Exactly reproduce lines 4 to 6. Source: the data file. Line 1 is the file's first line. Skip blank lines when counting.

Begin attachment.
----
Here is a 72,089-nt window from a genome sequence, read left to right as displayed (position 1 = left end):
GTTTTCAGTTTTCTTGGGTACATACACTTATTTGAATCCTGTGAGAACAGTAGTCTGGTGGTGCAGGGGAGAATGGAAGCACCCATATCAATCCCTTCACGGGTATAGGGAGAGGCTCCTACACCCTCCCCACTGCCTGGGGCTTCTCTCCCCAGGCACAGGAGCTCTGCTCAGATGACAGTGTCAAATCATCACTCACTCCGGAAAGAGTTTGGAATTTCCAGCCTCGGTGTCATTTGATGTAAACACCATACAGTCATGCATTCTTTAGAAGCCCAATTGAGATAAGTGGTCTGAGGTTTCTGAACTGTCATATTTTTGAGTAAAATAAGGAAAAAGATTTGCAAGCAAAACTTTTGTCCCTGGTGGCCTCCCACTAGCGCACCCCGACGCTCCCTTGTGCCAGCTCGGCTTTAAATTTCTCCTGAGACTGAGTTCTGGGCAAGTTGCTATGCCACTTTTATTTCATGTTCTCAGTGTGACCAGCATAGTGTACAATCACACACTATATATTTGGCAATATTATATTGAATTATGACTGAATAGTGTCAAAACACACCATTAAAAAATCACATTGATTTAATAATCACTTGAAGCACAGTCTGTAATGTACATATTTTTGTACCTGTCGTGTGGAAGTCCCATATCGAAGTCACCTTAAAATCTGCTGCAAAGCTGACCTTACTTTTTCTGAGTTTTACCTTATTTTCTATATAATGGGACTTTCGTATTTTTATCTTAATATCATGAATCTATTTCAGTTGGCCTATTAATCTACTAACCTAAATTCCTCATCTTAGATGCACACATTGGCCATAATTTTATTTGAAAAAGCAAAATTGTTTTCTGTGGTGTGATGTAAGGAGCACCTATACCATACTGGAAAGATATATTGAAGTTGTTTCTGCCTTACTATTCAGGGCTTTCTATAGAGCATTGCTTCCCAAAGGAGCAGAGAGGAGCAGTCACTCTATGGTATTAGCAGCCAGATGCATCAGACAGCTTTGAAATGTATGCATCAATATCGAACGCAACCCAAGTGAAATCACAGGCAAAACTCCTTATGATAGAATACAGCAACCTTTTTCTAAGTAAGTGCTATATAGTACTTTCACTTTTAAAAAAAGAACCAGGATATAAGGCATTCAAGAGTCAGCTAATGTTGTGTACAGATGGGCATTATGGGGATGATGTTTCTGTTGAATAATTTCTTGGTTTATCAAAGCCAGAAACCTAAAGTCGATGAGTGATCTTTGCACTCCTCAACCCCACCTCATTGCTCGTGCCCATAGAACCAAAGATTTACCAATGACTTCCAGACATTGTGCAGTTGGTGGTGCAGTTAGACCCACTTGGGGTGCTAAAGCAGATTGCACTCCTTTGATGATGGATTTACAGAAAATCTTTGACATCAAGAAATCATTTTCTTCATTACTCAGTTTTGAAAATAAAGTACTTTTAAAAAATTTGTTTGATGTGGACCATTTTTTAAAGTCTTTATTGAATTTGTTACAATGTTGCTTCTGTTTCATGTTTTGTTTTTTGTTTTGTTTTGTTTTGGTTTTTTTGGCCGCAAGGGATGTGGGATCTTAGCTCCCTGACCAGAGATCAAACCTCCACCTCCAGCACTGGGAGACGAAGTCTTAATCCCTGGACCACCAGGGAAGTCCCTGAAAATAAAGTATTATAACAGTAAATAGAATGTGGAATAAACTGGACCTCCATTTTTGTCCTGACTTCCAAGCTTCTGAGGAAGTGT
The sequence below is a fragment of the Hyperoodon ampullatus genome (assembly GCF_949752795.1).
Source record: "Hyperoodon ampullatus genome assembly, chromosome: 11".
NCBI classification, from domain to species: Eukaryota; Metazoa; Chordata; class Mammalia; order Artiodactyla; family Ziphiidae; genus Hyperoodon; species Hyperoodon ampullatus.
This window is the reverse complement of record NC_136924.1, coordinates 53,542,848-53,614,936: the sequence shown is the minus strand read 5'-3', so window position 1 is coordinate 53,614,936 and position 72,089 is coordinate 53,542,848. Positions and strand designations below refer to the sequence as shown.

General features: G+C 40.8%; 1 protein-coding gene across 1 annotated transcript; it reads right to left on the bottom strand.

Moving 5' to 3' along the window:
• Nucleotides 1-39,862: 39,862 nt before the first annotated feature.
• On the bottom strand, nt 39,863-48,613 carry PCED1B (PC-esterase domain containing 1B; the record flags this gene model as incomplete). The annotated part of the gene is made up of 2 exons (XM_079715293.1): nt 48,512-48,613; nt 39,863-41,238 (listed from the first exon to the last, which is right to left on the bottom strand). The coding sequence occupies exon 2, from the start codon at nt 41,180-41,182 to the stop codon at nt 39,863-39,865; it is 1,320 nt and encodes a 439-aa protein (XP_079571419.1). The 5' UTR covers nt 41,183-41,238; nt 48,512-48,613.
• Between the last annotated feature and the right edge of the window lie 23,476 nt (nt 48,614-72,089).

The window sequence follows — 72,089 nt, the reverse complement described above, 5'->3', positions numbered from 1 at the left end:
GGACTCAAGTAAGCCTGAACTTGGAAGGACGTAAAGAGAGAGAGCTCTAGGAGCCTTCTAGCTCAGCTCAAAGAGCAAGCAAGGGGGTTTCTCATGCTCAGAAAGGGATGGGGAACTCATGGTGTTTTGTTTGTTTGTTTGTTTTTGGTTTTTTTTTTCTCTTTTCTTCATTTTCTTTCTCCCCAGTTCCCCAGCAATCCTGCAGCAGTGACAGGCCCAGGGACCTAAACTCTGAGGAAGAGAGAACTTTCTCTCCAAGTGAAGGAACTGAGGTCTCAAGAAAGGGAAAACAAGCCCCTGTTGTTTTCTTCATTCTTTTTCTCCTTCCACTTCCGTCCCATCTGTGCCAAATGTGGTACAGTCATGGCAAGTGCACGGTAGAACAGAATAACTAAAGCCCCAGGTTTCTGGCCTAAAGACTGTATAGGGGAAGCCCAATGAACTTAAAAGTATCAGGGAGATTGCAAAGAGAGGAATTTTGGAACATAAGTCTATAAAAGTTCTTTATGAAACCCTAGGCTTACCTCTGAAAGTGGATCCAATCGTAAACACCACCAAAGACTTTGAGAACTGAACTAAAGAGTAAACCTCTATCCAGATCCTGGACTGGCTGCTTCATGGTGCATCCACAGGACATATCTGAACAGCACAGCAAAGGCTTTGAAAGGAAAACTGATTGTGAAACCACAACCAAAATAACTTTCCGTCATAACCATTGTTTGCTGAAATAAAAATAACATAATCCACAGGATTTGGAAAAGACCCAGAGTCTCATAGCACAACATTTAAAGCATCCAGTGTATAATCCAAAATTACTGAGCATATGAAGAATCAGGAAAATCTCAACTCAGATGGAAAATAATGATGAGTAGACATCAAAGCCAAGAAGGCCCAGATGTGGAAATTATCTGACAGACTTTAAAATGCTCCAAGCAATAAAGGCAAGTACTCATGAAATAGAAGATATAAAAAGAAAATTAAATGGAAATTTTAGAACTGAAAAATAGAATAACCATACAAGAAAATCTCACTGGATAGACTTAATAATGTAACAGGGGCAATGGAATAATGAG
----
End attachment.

Source record: "Hyperoodon ampullatus genome assembly, chromosome: 11".
NCBI classification, from domain to species: Eukaryota; Metazoa; Chordata; class Mammalia; order Artiodactyla; family Ziphiidae; genus Hyperoodon; species Hyperoodon ampullatus.
This window is the reverse complement of record NC_136924.1, coordinates 53,542,848-53,614,936: the sequence shown is the minus strand read 5'-3', so window position 1 is coordinate 53,614,936 and position 72,089 is coordinate 53,542,848. Positions and strand designations below refer to the sequence as shown.